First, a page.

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Biotin (vitamin H) health benefits

Siski Green / 02 February 2021

Biotin, also known as vitamin H or vitamin B7, is frequently taken for hair, skin and nail health. It's found in a wide range of foods, although cannot be stored by the body.

Cheese on a board with a grater
Small quantities of biotin can be found in dairy products

One of those confusing nutrients that has several names – biotin goes by the names of vitamin H and vitamin B7 too – this is one of the nutrients you need to ingest regularly to maintain optimum levels.

What is biotin used for?

Biotin is essential for health, keeping your eye, hair and skin in good shape, as well as being important for brain health and possibly liver function too. It has an important role in tissue growth, along with relieving inflammation in joints and muscles. Biotin is also often touted as being a useful supplement to take if you want to improve hair health.

What do we know about biotin?

Biotin deficiency is so rare that researchers haven’t been able to ascertain a RDA of biotin – people get enough of it via food, around 30mcg per day. It would be quite hard to have a diet that contained no biotin since it’s found in such a wide variety of foods, including eggs, legumes, fruits, vegetables and yeast.

What’s the best way to take biotin?

As biotin is water-soluble, if you ingest more than your body needs it will simply pass out of your body via your urine. For this reason, you can safely up your intake via supplements or drops.

Does biotin really work?

Biotin works really well at keeping you healthy – but it’s not a nutrient you can simply ‘take more of’ to see extra benefit. Most people get plenty in their diets already so won’t see a difference when taking a supplement.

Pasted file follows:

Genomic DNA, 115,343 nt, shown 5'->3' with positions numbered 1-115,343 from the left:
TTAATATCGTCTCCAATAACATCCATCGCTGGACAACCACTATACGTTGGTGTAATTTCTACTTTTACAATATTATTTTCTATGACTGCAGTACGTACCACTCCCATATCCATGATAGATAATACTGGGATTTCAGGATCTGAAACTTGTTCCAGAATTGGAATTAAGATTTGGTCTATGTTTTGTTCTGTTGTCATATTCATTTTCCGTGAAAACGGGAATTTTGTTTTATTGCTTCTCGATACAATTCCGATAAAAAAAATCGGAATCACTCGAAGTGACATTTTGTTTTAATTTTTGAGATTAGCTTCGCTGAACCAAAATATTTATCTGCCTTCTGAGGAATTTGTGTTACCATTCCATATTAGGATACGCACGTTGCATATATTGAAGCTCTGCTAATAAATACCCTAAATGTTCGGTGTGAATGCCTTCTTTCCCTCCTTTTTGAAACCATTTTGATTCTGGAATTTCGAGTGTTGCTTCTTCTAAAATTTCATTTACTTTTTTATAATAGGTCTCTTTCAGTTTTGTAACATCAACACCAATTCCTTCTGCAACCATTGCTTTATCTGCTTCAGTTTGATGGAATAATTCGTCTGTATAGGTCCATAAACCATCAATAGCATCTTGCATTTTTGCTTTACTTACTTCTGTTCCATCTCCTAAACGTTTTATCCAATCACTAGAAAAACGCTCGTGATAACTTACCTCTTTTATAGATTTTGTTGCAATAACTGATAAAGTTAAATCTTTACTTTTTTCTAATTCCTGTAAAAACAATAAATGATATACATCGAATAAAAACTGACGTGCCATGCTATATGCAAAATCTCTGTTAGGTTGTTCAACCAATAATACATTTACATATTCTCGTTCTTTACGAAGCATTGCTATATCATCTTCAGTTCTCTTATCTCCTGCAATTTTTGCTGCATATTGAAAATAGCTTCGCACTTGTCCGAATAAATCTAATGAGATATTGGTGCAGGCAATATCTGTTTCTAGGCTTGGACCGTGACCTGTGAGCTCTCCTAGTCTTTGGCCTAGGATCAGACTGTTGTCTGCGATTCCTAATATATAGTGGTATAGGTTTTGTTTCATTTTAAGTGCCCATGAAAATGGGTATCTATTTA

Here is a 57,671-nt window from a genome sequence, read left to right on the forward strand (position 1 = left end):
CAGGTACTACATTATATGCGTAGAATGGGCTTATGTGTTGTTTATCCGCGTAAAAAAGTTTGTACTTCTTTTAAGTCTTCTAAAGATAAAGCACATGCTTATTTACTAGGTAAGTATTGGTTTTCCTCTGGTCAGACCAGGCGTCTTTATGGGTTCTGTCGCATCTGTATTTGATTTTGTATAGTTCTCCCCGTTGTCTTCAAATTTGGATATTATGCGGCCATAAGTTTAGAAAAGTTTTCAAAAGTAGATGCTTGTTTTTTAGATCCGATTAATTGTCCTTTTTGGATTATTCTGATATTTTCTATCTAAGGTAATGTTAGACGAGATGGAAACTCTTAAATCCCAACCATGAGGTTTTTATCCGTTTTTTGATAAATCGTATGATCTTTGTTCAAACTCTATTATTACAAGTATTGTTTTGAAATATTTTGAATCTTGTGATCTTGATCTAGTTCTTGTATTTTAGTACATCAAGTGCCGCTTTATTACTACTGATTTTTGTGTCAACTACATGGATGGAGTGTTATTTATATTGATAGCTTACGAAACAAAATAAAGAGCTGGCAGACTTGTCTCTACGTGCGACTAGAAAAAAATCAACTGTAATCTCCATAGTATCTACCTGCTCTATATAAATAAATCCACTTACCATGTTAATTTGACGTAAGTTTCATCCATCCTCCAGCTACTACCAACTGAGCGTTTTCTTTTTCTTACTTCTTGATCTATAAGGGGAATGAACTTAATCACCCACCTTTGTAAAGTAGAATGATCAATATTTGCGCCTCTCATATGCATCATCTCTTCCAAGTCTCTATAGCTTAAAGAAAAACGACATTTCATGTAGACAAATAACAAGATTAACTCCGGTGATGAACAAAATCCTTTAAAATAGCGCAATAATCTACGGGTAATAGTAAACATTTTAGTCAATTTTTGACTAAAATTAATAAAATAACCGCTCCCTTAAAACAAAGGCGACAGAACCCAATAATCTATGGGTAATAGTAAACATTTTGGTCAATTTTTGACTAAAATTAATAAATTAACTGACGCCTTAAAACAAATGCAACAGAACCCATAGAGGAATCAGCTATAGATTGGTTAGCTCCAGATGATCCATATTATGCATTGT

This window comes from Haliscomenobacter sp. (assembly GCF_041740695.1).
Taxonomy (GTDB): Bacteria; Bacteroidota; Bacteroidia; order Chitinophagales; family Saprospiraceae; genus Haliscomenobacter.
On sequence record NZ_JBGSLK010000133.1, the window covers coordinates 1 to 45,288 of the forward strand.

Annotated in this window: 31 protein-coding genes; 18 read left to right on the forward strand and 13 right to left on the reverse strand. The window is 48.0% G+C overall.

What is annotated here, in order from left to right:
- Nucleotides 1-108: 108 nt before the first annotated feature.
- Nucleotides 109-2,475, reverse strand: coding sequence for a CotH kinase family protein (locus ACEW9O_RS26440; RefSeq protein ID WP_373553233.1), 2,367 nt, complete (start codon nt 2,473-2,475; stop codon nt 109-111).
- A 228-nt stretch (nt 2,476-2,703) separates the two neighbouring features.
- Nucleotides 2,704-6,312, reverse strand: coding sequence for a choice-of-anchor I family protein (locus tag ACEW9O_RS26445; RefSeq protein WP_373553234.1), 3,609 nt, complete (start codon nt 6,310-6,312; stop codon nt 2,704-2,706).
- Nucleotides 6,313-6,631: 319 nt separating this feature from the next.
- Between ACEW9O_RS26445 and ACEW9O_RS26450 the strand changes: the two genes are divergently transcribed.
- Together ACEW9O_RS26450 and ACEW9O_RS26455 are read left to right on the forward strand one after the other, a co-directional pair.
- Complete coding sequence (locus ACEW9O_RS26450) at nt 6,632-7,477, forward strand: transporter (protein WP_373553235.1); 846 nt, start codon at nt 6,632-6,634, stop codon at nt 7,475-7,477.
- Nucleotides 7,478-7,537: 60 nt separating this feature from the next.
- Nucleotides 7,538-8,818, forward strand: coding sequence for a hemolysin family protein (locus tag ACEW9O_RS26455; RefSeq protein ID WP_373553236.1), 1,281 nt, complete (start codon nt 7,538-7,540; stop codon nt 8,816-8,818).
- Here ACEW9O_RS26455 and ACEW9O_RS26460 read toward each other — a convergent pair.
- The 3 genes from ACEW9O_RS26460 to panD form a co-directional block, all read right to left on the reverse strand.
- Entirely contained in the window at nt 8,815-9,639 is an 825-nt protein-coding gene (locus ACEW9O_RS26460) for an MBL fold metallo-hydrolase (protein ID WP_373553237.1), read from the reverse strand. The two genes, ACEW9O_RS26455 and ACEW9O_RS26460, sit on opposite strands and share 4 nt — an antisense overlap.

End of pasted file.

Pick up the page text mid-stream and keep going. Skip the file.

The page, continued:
However, while most people are unlikely to notice a big difference when upping their intake of biotin, mainly because they are likely getting enough already, there is some evidence that taking 2.5mg of biotin a day can help strengthen brittle nails.

Similarly, those who suffer with dry, damaged hair and skin might find that biotin supplements help, but research suggests that it works best in those who have a level of biotin deficiency – something that is not common in the general population. 

There has been research that suggests patients with diabetes may benefit from taking biotin – with it helping to lower blood sugar levels – but the benefits have only been seen when biotin is taken in conjunction with chromium, not biotin alone. 

Where can I get biotin?

Aside from getting biotin via food sources, which is the best and easiest way, you can also get biotin supplements from healthfood stores or supermarkets.

Food sources of biotin:

How long does biotin take to work?

As most people are not deficient in biotin you may not see any changes at all, but if your levels are low you can expect to see improvements within a year (thickening and strengthening of nails, for example).

What are the side effects of taking biotin?

Most people report no side effects, although in rare situations you may experience nausea or digestive problems.

Are there any contraindications when taking biotin?

Biotin can change the way your liver breaks down medications, so check with your doctor before upping your intake dramatically. Eating foods containing reasonably high levels of biotin should not be a concern, however.

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The opinions expressed are those of the author and are not held by Saga unless specifically stated. The material is for general information only and does not constitute investment, tax, legal, medical or other form of advice. You should not rely on this information to make (or refrain from making) any decisions. Always obtain independent, professional advice for your own particular situation.